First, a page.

Cisco answers user questions about upcoming Apple Bonjour Gateway

By , Network World |  Mobile & Wireless, Cisco, wireless LAN

In the initial release, the VLAN of wired Bonjour devices must be trunked to the [WLAN] controller so that their advertisements can be seen. We recognize this presents a challenge for customers with distributed networks -- so we are exploring the capability for the [Aironet WLAN] access point to also snoop Bonjour traffic. With this flexible solution, a "Bonjour Detector" AP can be placed anywhere in the network and snoop Bonjour for all of the devices on that wired segment while sending relevant service entries back to the controller's master database.

In the future we are also looking at leveraging other Cisco devices in the network that can perform wired-side snooping and improve the reach of the solution.

Does Cisco have any plans to incorporate the Bonjour GW in their IOS firmware running on their Catalysts?

This is a logical place for wired-side Bonjour snooping. However we cannot comment on official roadmap positions.

In the webinar, Cisco said it will use filtering to restrict which clients can see which services (Apple TV's, etc). What will Cisco use to filter Bonjour requests?

The filtering options are: · Per WLAN/SSID · Per VLAN or AP Group · Per Interface Group (which is a group of VLANs pooled together).

A Bonjour service policy can be created and applied on any one of the above criteria. In the future, we will support per-user Bonjour service policies which will come as a RADIUS attribute from the AAA server.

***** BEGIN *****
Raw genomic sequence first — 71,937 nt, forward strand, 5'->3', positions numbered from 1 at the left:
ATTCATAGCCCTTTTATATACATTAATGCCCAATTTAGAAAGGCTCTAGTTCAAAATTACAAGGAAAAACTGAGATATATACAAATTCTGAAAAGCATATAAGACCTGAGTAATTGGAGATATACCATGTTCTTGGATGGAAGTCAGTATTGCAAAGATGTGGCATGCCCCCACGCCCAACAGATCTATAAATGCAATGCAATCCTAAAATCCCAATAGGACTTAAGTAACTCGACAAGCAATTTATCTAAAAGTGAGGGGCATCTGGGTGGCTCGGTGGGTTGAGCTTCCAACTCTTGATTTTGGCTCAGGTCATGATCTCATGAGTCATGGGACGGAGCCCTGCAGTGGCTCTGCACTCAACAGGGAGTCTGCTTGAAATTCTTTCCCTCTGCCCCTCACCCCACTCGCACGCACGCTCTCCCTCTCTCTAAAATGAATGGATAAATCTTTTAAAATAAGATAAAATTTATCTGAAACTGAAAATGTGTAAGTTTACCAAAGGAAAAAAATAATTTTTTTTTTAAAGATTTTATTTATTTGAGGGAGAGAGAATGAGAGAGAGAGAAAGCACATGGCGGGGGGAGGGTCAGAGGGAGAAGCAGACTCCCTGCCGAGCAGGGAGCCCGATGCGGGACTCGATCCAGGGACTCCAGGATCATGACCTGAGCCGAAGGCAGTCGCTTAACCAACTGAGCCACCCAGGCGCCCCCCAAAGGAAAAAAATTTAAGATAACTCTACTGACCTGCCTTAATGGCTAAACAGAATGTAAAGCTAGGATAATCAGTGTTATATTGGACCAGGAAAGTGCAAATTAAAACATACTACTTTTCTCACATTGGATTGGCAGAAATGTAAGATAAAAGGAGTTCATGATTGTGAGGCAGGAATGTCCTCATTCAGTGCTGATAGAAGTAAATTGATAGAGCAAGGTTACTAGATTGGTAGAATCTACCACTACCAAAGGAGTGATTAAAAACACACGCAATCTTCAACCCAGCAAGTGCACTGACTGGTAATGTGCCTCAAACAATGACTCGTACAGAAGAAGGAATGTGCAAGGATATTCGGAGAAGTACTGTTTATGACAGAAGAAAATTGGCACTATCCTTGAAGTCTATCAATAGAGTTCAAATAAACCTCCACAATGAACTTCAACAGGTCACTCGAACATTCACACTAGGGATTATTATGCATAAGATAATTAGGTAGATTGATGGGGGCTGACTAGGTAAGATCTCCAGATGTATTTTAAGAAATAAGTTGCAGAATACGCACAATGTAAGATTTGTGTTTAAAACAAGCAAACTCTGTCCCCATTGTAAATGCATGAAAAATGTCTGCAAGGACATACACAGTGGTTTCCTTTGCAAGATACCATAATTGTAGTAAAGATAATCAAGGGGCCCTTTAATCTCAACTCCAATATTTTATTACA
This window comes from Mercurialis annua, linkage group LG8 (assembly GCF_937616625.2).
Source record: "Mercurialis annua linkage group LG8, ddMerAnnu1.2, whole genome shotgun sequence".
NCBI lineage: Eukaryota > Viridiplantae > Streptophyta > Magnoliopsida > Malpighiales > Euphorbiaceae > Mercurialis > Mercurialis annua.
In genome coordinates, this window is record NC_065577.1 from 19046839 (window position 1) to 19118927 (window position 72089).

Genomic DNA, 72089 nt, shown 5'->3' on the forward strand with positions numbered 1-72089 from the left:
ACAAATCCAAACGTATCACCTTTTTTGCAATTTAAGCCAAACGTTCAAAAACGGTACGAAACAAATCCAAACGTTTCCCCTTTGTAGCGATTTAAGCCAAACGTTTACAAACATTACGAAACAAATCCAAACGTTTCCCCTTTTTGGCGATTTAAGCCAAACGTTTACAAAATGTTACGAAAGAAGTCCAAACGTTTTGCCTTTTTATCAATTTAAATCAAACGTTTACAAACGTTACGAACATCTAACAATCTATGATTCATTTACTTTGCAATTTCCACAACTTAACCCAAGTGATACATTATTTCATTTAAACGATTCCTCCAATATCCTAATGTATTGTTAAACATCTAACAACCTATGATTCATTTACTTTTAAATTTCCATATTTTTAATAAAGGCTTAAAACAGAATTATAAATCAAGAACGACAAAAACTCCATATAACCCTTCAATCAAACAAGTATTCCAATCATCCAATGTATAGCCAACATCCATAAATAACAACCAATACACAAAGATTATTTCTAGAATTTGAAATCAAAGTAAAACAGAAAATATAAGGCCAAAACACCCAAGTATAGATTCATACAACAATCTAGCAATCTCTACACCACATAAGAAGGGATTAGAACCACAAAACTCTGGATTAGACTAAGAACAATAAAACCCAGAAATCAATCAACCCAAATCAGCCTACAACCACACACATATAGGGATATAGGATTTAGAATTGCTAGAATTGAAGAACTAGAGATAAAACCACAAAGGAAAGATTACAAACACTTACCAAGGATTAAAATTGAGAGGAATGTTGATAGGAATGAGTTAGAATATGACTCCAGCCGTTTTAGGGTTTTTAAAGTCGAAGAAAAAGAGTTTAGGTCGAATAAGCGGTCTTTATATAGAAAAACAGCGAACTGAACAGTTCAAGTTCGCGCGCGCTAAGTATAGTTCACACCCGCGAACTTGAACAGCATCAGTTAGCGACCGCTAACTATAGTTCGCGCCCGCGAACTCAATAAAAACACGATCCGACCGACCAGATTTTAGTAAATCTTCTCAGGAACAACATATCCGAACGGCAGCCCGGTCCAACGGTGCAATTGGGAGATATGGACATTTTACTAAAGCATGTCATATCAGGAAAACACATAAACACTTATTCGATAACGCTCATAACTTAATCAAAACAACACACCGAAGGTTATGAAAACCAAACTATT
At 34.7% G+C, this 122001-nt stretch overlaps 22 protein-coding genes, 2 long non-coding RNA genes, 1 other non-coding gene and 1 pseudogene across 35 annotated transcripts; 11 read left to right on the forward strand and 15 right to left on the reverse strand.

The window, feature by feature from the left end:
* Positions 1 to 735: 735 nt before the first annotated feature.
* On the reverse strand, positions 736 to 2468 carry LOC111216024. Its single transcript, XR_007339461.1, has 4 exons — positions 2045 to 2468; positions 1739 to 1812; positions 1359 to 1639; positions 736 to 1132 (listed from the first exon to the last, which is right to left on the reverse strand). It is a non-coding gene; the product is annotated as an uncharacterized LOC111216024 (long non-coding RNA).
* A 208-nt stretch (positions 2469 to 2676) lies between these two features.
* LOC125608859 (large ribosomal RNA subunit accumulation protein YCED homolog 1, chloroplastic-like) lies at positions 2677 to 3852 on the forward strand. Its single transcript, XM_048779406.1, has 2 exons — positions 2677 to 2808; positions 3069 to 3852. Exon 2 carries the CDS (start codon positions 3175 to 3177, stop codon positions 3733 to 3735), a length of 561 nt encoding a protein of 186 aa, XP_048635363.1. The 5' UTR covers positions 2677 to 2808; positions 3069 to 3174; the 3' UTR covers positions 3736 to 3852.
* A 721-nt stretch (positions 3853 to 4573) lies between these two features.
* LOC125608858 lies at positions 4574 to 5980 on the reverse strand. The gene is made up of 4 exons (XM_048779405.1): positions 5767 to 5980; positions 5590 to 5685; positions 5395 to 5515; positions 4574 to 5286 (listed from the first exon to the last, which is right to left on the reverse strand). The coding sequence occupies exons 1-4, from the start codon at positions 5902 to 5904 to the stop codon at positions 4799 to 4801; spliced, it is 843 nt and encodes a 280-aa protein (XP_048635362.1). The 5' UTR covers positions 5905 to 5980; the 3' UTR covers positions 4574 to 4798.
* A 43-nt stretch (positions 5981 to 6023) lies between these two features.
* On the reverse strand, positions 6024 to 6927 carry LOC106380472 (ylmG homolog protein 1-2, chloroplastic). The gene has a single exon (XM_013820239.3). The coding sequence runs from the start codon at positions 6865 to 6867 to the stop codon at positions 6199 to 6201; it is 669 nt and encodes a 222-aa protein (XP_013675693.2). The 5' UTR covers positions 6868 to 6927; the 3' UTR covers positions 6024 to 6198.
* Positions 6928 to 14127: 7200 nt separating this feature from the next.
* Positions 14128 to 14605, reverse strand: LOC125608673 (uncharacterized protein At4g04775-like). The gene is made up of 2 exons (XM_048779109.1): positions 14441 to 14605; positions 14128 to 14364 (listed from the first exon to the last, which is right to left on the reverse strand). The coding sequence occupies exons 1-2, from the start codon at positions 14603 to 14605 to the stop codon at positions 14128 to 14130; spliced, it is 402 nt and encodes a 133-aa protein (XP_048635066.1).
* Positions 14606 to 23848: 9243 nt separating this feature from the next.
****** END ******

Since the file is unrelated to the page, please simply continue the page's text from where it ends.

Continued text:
Will Cisco support location-aware service discovery to limit the number of, for example, Apple TVs that might show up on an iPhone or iPad in response to a discover request?

We are actively investigating how the physical location of the wireless client can be used to provide a pin-pointed service list with only the Apple TVs, printers, etc. which are nearby. No comment on availability yet.

Does roaming work with the Gateway, and if so how?

Yes, Layer 3 roaming across controllers works to ensure users moving amongst access points on different controllers continue to see the devices they saw on the original controller. The Bonjour services on the anchor controller will be displayed to the client included both wired and wireless devices.

There was some confusion about whether the Gateway actually use multicast to deliver Bonjour services to clients. One person said it does not. Is this correct?

This is correct, the controller sends the response back to the client via unicast so that other clients do not hear any services they are not supposed to see. For subsequent connections after service discovery (such as an iPad mirroring the screen to the Apple TV) these are unicast, and between the two end devices, using Apple's own protocol.


Originally published on Network World |  Click here to read the original story.
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